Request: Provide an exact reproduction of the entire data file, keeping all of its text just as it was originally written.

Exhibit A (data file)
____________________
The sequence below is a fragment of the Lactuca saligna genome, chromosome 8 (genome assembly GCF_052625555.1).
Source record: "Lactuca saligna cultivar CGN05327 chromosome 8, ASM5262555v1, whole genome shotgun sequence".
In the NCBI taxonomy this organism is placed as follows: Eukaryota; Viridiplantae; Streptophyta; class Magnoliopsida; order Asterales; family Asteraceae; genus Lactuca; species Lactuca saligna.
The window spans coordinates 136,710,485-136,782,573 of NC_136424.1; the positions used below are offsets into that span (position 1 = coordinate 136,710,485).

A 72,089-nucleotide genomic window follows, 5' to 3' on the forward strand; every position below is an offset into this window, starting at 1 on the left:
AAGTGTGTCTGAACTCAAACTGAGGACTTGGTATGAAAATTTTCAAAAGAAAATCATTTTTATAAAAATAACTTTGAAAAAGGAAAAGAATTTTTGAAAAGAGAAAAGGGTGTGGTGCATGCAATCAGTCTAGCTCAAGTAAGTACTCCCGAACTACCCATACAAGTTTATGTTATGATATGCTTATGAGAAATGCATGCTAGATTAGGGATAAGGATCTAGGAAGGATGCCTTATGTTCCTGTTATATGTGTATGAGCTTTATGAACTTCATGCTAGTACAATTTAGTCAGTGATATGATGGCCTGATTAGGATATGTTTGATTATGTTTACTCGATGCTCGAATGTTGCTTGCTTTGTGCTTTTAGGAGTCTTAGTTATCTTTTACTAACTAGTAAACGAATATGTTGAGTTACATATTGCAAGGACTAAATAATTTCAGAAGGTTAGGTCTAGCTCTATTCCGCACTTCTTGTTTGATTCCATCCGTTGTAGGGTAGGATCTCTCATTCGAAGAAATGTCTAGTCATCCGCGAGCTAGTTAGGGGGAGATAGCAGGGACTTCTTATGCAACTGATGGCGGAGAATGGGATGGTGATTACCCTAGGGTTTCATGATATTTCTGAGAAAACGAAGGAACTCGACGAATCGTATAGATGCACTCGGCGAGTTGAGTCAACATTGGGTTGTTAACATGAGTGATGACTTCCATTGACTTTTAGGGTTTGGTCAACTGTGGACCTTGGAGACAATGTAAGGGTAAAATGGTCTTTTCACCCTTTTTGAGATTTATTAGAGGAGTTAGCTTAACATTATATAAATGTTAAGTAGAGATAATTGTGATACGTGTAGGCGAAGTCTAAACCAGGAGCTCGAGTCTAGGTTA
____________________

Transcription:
The sequence below is a fragment of the Lactuca saligna genome, chromosome 8 (genome assembly GCF_052625555.1).
Source record: "Lactuca saligna cultivar CGN05327 chromosome 8, ASM5262555v1, whole genome shotgun sequence".
In the NCBI taxonomy this organism is placed as follows: Eukaryota; Viridiplantae; Streptophyta; class Magnoliopsida; order Asterales; family Asteraceae; genus Lactuca; species Lactuca saligna.
The window spans coordinates 136,710,485-136,782,573 of NC_136424.1; the positions used below are offsets into that span (position 1 = coordinate 136,710,485).

A 72,089-nucleotide genomic window follows, 5' to 3' on the forward strand; every position below is an offset into this window, starting at 1 on the left:
AAGTGTGTCTGAACTCAAACTGAGGACTTGGTATGAAAATTTTCAAAAGAAAATCATTTTTATAAAAATAACTTTGAAAAAGGAAAAGAATTTTTGAAAAGAGAAAAGGGTGTGGTGCATGCAATCAGTCTAGCTCAAGTAAGTACTCCCGAACTACCCATACAAGTTTATGTTATGATATGCTTATGAGAAATGCATGCTAGATTAGGGATAAGGATCTAGGAAGGATGCCTTATGTTCCTGTTATATGTGTATGAGCTTTATGAACTTCATGCTAGTACAATTTAGTCAGTGATATGATGGCCTGATTAGGATATGTTTGATTATGTTTACTCGATGCTCGAATGTTGCTTGCTTTGTGCTTTTAGGAGTCTTAGTTATCTTTTACTAACTAGTAAACGAATATGTTGAGTTACATATTGCAAGGACTAAATAATTTCAGAAGGTTAGGTCTAGCTCTATTCCGCACTTCTTGTTTGATTCCATCCGTTGTAGGGTAGGATCTCTCATTCGAAGAAATGTCTAGTCATCCGCGAGCTAGTTAGGGGGAGATAGCAGGGACTTCTTATGCAACTGATGGCGGAGAATGGGATGGTGATTACCCTAGGGTTTCATGATATTTCTGAGAAAACGAAGGAACTCGACGAATCGTATAGATGCACTCGGCGAGTTGAGTCAACATTGGGTTGTTAACATGAGTGATGACTTCCATTGACTTTTAGGGTTTGGTCAACTGTGGACCTTGGAGACAATGTAAGGGTAAAATGGTCTTTTCACCCTTTTTGAGATTTATTAGAGGAGTTAGCTTAACATTATATAAATGTTAAGTAGAGATAATTGTGATACGTGTAGGCGAAGTCTAAACCAGGAGCTCGAGTCTAGGTTA